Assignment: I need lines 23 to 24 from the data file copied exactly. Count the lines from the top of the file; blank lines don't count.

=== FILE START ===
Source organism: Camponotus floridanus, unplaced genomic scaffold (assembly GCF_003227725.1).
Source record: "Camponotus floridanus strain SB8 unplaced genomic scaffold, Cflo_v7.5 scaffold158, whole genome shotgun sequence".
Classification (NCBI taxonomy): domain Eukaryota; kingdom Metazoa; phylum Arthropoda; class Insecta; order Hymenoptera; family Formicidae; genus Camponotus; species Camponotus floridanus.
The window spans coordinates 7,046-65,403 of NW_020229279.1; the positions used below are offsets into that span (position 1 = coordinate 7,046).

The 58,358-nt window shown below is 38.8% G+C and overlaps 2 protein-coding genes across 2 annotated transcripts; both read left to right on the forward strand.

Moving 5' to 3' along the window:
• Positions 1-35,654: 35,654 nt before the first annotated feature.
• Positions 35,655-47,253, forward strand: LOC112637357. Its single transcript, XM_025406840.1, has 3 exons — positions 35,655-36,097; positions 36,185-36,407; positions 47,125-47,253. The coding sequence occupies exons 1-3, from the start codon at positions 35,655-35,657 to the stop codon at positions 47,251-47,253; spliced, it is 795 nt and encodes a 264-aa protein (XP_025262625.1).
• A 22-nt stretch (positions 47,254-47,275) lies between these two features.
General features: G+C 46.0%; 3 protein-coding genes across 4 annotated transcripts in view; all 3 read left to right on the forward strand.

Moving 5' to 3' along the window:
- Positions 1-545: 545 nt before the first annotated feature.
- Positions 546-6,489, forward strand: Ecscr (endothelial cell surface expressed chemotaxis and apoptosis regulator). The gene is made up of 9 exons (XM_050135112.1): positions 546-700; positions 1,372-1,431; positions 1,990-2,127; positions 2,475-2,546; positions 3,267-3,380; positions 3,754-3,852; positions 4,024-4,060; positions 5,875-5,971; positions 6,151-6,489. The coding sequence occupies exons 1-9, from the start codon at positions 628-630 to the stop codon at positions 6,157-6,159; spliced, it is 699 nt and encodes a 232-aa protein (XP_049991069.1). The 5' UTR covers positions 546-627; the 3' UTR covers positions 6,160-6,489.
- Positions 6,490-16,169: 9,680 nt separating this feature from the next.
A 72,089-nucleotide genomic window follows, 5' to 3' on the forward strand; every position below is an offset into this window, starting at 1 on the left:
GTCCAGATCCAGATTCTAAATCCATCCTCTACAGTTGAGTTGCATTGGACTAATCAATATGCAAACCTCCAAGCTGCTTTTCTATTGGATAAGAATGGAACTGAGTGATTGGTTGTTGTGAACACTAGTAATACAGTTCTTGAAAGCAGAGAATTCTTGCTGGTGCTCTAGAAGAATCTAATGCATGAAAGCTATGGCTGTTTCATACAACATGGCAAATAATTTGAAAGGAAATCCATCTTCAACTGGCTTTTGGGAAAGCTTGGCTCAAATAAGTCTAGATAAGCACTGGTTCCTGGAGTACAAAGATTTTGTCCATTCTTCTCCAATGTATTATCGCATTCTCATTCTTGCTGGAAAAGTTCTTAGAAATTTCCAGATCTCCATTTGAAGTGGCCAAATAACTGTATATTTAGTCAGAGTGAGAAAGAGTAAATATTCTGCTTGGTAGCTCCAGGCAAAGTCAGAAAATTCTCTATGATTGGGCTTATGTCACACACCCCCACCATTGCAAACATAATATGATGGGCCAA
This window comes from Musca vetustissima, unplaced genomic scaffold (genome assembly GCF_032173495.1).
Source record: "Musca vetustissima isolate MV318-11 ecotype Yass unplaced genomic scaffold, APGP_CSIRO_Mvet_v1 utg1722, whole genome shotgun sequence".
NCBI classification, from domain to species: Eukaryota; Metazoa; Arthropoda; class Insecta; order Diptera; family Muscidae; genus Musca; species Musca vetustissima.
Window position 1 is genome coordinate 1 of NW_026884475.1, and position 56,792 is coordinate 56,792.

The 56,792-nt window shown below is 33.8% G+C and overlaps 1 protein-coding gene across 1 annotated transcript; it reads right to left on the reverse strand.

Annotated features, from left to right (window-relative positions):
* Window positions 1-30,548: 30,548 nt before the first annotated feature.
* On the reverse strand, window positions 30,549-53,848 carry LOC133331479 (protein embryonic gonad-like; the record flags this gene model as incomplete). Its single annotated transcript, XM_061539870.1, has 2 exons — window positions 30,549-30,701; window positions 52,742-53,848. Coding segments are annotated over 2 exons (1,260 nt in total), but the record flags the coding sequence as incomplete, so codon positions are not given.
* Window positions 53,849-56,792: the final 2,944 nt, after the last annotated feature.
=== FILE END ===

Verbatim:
* Window positions 1-30,548: 30,548 nt before the first annotated feature.
* On the reverse strand, window positions 30,549-53,848 carry LOC133331479 (protein embryonic gonad-like; the record flags this gene model as incomplete). Its single annotated transcript, XM_061539870.1, has 2 exons — window positions 30,549-30,701; window positions 52,742-53,848. Coding segments are annotated over 2 exons (1,260 nt in total), but the record flags the coding sequence as incomplete, so codon positions are not given.